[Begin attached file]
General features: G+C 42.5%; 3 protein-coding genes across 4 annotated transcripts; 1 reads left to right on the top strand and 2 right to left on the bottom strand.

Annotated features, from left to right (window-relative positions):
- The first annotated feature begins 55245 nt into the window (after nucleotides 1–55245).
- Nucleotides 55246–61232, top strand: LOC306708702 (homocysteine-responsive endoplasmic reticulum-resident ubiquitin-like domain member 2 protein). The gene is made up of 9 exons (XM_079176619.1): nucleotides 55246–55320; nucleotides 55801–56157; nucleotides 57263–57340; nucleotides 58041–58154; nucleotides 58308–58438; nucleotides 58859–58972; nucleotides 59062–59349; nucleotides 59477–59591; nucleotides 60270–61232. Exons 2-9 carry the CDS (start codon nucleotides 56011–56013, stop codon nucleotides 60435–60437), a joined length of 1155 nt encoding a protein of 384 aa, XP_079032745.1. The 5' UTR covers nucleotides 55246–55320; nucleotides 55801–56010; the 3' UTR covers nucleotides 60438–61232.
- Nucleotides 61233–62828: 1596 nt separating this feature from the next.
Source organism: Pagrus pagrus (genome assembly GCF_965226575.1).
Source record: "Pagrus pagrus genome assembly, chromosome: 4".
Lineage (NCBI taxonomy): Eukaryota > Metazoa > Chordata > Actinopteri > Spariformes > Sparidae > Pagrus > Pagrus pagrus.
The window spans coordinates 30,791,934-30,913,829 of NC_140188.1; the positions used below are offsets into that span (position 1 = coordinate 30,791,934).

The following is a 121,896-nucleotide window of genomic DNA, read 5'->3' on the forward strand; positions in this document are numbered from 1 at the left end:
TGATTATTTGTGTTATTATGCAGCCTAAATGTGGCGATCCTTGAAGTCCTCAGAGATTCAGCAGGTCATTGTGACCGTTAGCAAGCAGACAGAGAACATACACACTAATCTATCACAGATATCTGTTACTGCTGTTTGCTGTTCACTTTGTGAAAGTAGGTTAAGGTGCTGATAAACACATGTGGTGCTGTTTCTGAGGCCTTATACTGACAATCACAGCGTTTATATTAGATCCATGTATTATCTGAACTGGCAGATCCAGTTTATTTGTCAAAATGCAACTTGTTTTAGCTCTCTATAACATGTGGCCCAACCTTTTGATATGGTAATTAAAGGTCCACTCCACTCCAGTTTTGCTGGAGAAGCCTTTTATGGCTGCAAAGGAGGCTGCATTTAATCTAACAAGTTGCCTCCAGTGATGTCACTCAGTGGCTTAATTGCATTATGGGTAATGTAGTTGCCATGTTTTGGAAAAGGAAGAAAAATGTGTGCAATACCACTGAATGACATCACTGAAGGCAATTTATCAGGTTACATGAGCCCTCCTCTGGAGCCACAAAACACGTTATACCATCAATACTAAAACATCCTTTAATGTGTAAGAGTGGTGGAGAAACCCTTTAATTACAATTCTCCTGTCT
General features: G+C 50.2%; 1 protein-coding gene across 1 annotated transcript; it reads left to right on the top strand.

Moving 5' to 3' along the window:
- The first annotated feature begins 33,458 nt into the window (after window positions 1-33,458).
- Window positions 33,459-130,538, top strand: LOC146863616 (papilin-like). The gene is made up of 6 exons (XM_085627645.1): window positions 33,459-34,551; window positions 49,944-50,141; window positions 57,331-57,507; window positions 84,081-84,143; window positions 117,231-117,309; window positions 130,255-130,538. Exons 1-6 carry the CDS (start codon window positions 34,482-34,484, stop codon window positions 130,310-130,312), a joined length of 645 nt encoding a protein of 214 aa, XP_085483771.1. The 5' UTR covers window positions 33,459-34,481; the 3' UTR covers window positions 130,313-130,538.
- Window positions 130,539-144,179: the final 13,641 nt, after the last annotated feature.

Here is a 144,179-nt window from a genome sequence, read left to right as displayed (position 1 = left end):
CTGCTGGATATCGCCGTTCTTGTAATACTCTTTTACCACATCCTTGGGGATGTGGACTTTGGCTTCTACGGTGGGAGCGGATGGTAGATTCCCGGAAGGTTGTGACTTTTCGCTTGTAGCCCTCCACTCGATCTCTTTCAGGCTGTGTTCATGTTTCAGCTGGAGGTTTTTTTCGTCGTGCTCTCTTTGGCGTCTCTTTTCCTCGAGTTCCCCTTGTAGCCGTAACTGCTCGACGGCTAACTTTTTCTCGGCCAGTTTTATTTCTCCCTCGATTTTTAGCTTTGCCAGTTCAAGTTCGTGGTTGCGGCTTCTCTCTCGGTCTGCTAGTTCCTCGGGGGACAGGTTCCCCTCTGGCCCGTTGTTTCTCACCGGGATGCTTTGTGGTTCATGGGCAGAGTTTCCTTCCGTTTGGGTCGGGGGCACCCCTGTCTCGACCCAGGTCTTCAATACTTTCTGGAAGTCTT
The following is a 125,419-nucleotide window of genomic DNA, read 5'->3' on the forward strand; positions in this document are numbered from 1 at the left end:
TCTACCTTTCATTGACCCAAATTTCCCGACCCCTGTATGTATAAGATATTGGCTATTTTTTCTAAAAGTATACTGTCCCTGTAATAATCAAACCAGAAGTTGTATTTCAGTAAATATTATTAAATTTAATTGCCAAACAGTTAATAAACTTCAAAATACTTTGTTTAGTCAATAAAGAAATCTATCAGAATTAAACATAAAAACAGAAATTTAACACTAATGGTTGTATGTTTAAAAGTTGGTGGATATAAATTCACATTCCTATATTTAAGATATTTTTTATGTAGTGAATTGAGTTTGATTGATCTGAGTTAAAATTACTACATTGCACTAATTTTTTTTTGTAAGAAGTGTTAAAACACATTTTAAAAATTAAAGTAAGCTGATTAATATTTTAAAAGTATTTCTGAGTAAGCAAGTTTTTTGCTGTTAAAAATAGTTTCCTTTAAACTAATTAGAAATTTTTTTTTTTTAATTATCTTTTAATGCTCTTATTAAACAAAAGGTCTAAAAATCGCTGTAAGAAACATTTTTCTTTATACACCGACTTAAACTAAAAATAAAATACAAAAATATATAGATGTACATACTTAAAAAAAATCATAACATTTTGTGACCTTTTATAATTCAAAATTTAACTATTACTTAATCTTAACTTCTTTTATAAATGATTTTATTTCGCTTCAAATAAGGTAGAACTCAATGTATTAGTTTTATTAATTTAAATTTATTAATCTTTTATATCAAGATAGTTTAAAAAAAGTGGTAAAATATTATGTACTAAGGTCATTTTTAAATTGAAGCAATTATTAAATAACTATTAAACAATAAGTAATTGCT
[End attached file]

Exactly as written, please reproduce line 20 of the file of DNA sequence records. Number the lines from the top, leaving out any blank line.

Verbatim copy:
TCTACCTTTCATTGACCCAAATTTCCCGACCCCTGTATGTATAAGATATTGGCTATTTTTTCTAAAAGTATACTGTCCCTGTAATAATCAAACCAGAAGTTGTATTTCAGTAAATATTATTAAATTTAATTGCCAAACAGTTAATAAACTTCAAAATACTTTGTTTAGTCAATAAAGAAATCTATCAGAATTAAACATAAAAACAGAAATTTAACACTAATGGTTGTATGTTTAAAAGTTGGTGGATATAAATTCACATTCCTATATTTAAGATATTTTTTATGTAGTGAATTGAGTTTGATTGATCTGAGTTAAAATTACTACATTGCACTAATTTTTTTTTGTAAGAAGTGTTAAAACACATTTTAAAAATTAAAGTAAGCTGATTAATATTTTAAAAGTATTTCTGAGTAAGCAAGTTTTTTGCTGTTAAAAATAGTTTCCTTTAAACTAATTAGAAATTTTTTTTTTTTAATTATCTTTTAATGCTCTTATTAAACAAAAGGTCTAAAAATCGCTGTAAGAAACATTTTTCTTTATACACCGACTTAAACTAAAAATAAAATACAAAAATATATAGATGTACATACTTAAAAAAAATCATAACATTTTGTGACCTTTTATAATTCAAAATTTAACTATTACTTAATCTTAACTTCTTTTATAAATGATTTTATTTCGCTTCAAATAAGGTAGAACTCAATGTATTAGTTTTATTAATTTAAATTTATTAATCTTTTATATCAAGATAGTTTAAAAAAAGTGGTAAAATATTATGTACTAAGGTCATTTTTAAATTGAAGCAATTATTAAATAACTATTAAACAATAAGTAATTGCT